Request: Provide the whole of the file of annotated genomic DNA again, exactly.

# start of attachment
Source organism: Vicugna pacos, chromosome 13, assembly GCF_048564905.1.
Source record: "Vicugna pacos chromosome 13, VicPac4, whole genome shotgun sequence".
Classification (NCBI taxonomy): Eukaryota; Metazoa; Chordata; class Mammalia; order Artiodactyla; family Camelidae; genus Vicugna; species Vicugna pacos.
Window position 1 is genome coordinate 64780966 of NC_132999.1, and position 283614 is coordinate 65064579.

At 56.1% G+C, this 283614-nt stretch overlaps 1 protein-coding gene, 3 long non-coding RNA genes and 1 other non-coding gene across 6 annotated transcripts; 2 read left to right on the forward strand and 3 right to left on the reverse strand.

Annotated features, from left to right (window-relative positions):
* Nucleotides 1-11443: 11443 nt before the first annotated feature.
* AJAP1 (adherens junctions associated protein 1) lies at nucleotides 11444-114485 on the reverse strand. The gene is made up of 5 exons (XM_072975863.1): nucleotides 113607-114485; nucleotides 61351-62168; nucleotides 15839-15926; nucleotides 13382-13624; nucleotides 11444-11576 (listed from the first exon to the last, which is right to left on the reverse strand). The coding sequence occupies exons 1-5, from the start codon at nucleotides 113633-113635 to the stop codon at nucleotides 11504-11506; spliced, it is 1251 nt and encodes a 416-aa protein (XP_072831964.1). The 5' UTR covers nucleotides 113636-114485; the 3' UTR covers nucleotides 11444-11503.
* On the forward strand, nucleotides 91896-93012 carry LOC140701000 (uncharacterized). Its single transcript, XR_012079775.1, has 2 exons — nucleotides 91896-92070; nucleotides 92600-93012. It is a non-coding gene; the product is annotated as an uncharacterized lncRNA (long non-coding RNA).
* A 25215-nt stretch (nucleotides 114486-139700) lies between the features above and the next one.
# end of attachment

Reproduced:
Source organism: Vicugna pacos, chromosome 13, assembly GCF_048564905.1.
Source record: "Vicugna pacos chromosome 13, VicPac4, whole genome shotgun sequence".
Classification (NCBI taxonomy): Eukaryota; Metazoa; Chordata; class Mammalia; order Artiodactyla; family Camelidae; genus Vicugna; species Vicugna pacos.
Window position 1 is genome coordinate 64780966 of NC_132999.1, and position 283614 is coordinate 65064579.

At 56.1% G+C, this 283614-nt stretch overlaps 1 protein-coding gene, 3 long non-coding RNA genes and 1 other non-coding gene across 6 annotated transcripts; 2 read left to right on the forward strand and 3 right to left on the reverse strand.

Annotated features, from left to right (window-relative positions):
* Nucleotides 1-11443: 11443 nt before the first annotated feature.
* AJAP1 (adherens junctions associated protein 1) lies at nucleotides 11444-114485 on the reverse strand. The gene is made up of 5 exons (XM_072975863.1): nucleotides 113607-114485; nucleotides 61351-62168; nucleotides 15839-15926; nucleotides 13382-13624; nucleotides 11444-11576 (listed from the first exon to the last, which is right to left on the reverse strand). The coding sequence occupies exons 1-5, from the start codon at nucleotides 113633-113635 to the stop codon at nucleotides 11504-11506; spliced, it is 1251 nt and encodes a 416-aa protein (XP_072831964.1). The 5' UTR covers nucleotides 113636-114485; the 3' UTR covers nucleotides 11444-11503.
* On the forward strand, nucleotides 91896-93012 carry LOC140701000 (uncharacterized). Its single transcript, XR_012079775.1, has 2 exons — nucleotides 91896-92070; nucleotides 92600-93012. It is a non-coding gene; the product is annotated as an uncharacterized lncRNA (long non-coding RNA).
* A 25215-nt stretch (nucleotides 114486-139700) lies between the features above and the next one.